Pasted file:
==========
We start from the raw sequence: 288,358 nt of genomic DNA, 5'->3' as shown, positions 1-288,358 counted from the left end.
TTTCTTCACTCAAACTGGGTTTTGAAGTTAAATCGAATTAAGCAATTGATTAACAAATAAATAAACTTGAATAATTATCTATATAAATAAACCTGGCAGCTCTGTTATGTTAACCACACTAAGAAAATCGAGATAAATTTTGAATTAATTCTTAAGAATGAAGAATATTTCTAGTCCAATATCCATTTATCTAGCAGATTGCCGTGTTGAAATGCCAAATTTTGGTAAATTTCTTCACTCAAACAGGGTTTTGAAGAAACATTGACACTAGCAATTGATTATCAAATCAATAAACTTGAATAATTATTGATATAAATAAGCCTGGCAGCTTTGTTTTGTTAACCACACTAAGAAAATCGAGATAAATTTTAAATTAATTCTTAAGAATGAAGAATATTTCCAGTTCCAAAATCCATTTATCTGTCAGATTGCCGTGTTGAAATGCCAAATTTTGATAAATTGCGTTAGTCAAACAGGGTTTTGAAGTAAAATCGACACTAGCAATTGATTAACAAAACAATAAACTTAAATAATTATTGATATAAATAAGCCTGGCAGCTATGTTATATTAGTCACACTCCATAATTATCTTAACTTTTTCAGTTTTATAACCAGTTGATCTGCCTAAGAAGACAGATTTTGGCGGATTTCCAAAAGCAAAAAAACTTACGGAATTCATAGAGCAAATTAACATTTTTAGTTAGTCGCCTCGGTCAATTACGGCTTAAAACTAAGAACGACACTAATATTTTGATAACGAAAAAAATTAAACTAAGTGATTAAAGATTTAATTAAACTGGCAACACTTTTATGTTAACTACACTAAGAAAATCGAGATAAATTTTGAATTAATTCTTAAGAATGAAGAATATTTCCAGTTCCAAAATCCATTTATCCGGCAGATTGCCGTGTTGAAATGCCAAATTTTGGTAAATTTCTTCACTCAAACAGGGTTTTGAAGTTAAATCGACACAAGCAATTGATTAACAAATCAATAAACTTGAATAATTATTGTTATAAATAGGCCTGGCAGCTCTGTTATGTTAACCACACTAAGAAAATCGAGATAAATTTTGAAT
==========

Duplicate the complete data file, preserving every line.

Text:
We start from the raw sequence: 288,358 nt of genomic DNA, 5'->3' as shown, positions 1-288,358 counted from the left end.
TTTCTTCACTCAAACTGGGTTTTGAAGTTAAATCGAATTAAGCAATTGATTAACAAATAAATAAACTTGAATAATTATCTATATAAATAAACCTGGCAGCTCTGTTATGTTAACCACACTAAGAAAATCGAGATAAATTTTGAATTAATTCTTAAGAATGAAGAATATTTCTAGTCCAATATCCATTTATCTAGCAGATTGCCGTGTTGAAATGCCAAATTTTGGTAAATTTCTTCACTCAAACAGGGTTTTGAAGAAACATTGACACTAGCAATTGATTATCAAATCAATAAACTTGAATAATTATTGATATAAATAAGCCTGGCAGCTTTGTTTTGTTAACCACACTAAGAAAATCGAGATAAATTTTAAATTAATTCTTAAGAATGAAGAATATTTCCAGTTCCAAAATCCATTTATCTGTCAGATTGCCGTGTTGAAATGCCAAATTTTGATAAATTGCGTTAGTCAAACAGGGTTTTGAAGTAAAATCGACACTAGCAATTGATTAACAAAACAATAAACTTAAATAATTATTGATATAAATAAGCCTGGCAGCTATGTTATATTAGTCACACTCCATAATTATCTTAACTTTTTCAGTTTTATAACCAGTTGATCTGCCTAAGAAGACAGATTTTGGCGGATTTCCAAAAGCAAAAAAACTTACGGAATTCATAGAGCAAATTAACATTTTTAGTTAGTCGCCTCGGTCAATTACGGCTTAAAACTAAGAACGACACTAATATTTTGATAACGAAAAAAATTAAACTAAGTGATTAAAGATTTAATTAAACTGGCAACACTTTTATGTTAACTACACTAAGAAAATCGAGATAAATTTTGAATTAATTCTTAAGAATGAAGAATATTTCCAGTTCCAAAATCCATTTATCCGGCAGATTGCCGTGTTGAAATGCCAAATTTTGGTAAATTTCTTCACTCAAACAGGGTTTTGAAGTTAAATCGACACAAGCAATTGATTAACAAATCAATAAACTTGAATAATTATTGTTATAAATAGGCCTGGCAGCTCTGTTATGTTAACCACACTAAGAAAATCGAGATAAATTTTGAAT